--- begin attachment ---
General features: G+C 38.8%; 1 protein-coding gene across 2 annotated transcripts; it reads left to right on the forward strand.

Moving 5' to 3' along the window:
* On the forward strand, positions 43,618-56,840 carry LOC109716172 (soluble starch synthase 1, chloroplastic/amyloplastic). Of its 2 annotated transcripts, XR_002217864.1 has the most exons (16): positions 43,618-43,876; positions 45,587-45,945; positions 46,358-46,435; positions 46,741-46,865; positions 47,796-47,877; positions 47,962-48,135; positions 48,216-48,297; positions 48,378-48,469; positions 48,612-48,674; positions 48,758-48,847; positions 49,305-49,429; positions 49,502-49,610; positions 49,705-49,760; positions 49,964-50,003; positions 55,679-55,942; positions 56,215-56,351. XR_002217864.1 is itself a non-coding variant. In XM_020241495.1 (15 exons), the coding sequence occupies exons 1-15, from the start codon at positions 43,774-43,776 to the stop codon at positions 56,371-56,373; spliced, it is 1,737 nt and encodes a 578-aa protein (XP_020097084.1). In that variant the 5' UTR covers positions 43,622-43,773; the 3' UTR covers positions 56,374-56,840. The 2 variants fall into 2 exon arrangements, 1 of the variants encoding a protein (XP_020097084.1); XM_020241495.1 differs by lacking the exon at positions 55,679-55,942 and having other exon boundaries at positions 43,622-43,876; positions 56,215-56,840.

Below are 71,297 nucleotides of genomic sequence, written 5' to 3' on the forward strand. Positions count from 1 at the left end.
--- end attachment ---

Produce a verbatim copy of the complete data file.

General features: G+C 38.8%; 1 protein-coding gene across 2 annotated transcripts; it reads left to right on the forward strand.

Moving 5' to 3' along the window:
* On the forward strand, positions 43,618-56,840 carry LOC109716172 (soluble starch synthase 1, chloroplastic/amyloplastic). Of its 2 annotated transcripts, XR_002217864.1 has the most exons (16): positions 43,618-43,876; positions 45,587-45,945; positions 46,358-46,435; positions 46,741-46,865; positions 47,796-47,877; positions 47,962-48,135; positions 48,216-48,297; positions 48,378-48,469; positions 48,612-48,674; positions 48,758-48,847; positions 49,305-49,429; positions 49,502-49,610; positions 49,705-49,760; positions 49,964-50,003; positions 55,679-55,942; positions 56,215-56,351. XR_002217864.1 is itself a non-coding variant. In XM_020241495.1 (15 exons), the coding sequence occupies exons 1-15, from the start codon at positions 43,774-43,776 to the stop codon at positions 56,371-56,373; spliced, it is 1,737 nt and encodes a 578-aa protein (XP_020097084.1). In that variant the 5' UTR covers positions 43,622-43,773; the 3' UTR covers positions 56,374-56,840. The 2 variants fall into 2 exon arrangements, 1 of the variants encoding a protein (XP_020097084.1); XM_020241495.1 differs by lacking the exon at positions 55,679-55,942 and having other exon boundaries at positions 43,622-43,876; positions 56,215-56,840.

Below are 71,297 nucleotides of genomic sequence, written 5' to 3' on the forward strand. Positions count from 1 at the left end.